Sabawoon holds a Masters in International Relations from the Balochistan University in Quetta, Pakistan. In 2012, he translated the university textbook “Political Science” from Urdu to Pashto; it has gone to two reprints. Sabawoon speaks Pashto, Dari, English, Urdu and Arabic and writes poetry and short stories in Pashto.
Said Reza Kazemi, Researcher
After an internship in mid-2012, Said Reza Kazemi maintained contact as a guest contributor and joined AAN as a researcher in August 2018. He is interested in methods of research as they apply to the study of society and politics in contexts such as Afghanistan.
Reza is a PhD candidate at Heidelberg University and has submitted a dissertation, “Narrating and Practicing Family: An Ethnography of an Afghan Transnational Family”. He holds an MA in Politics and Security in Central Asia from the OSCE Academy in Bishkek (2011-12) and a BA in Journalism, Psychology and English Literature from Bangalore University in India (2006-9). Reza’s academic publications have focussed on elections in western Afghanistan and Afghan transnational families.
Reza has worked as visiting researcher in the Norwegian Institute of International Affairs (2013) and as a monitoring and evaluation coordinator and a human rights interpreter in the Afghanistan Independent Human Rights Commission for several years (2003-06 and 2009-10).
Rohullah Sorush, Researcher @rsurush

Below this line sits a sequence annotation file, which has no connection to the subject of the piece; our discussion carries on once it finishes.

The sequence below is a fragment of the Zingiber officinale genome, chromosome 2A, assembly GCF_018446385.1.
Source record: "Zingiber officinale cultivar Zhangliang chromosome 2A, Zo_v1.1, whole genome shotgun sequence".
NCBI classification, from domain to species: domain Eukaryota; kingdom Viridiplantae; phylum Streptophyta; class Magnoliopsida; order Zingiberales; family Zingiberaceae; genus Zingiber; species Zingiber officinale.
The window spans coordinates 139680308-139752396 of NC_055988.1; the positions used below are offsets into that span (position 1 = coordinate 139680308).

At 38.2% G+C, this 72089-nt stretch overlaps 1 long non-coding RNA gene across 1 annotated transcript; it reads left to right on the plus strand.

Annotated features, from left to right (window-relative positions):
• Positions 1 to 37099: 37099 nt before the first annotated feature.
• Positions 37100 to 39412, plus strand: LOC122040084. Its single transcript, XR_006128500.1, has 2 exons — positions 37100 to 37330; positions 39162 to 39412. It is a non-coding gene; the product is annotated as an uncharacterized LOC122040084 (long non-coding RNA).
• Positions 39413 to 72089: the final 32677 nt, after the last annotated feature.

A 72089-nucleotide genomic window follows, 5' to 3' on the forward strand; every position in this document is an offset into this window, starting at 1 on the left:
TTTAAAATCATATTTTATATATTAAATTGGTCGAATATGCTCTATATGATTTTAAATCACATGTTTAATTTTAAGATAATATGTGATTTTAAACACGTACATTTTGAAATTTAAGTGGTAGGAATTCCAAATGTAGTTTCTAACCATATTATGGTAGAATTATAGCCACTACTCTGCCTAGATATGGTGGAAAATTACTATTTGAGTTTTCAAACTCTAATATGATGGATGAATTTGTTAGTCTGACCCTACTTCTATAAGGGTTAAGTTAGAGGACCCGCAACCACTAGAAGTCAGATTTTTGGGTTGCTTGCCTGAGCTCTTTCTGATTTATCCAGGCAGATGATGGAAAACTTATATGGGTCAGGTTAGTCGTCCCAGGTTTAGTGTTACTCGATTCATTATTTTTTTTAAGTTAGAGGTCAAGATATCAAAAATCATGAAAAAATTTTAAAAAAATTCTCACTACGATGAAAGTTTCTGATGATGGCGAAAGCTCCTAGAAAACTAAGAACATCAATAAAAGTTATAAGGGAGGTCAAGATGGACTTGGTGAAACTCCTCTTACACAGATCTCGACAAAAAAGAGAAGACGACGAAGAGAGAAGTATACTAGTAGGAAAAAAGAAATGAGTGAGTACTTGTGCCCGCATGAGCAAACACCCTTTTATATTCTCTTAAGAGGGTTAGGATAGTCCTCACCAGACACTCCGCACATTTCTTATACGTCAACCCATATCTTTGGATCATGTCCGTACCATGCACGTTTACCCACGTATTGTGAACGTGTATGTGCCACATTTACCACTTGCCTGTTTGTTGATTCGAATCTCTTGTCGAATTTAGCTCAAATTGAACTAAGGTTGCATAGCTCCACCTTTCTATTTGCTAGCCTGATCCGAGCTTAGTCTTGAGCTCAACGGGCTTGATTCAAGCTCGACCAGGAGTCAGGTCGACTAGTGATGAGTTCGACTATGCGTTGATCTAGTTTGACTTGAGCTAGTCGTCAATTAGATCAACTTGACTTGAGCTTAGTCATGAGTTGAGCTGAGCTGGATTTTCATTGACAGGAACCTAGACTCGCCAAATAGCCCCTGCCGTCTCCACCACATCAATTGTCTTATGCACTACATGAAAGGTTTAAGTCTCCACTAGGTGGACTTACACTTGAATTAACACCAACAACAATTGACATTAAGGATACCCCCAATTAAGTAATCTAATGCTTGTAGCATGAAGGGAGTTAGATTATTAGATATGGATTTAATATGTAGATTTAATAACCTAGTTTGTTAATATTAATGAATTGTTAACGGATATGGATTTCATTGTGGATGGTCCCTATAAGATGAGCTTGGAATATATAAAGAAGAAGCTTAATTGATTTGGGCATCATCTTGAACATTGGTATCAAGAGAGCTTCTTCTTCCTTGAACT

Rohullah joined the Afghanistan Analysts Network in November 2017 and is AAN’s parliamentary reporter. He also focuses on women’s issues.
Rohullah is a medical doctor and dentist; he graduated from Kabul Medical University and also holds an MD in dentistry.
Before joining AAN, Rohullah worked as a researcher for the International Crisis Group (2012-2017), contributing to the reports ‘The future of Afghan National Unity Government’, ‘The future of Afghan Local Police’, ‘Afghanistan’s Political Transition’ and ‘Afghanistan’s Insurgency After the Transition’.
Khadija Hussaini, Researcher @hussaini_kh
Khadija holds a BA in Politics, Philosophy and Economics (2018), from the Asian University for Women, Bangladesh. This included research on women’s rights and status in Afghan constitutional and civil law. After graduation, Khadija worked with the Programme and Protection Unit of the Norwegian Refugee Council and as a researcher with Porsesh Research and Studies Organization where she contributed to the writing of “A Survey of Hindus and Sikhs of Afghanistan”.
Khadija joined AAN in 2019.
Sayed Asadullah Sadat, Research Assistant @saidasadullah1
Asadullah joined the AAN research team in early 2020. He has graduated from the Sharia and Law Faculty of Salaam University (BA) and also studied information technology at Kardan University. He is also a civil society activist with a focus on his home region, Afghanistan’s southeast.
Former AAN Executive Board members
Martine van Bijlert @mvbijlert
Martine is a co-founder of the Afghanistan Analysts Network. She also served as AAN co-director from 2009 to 2017.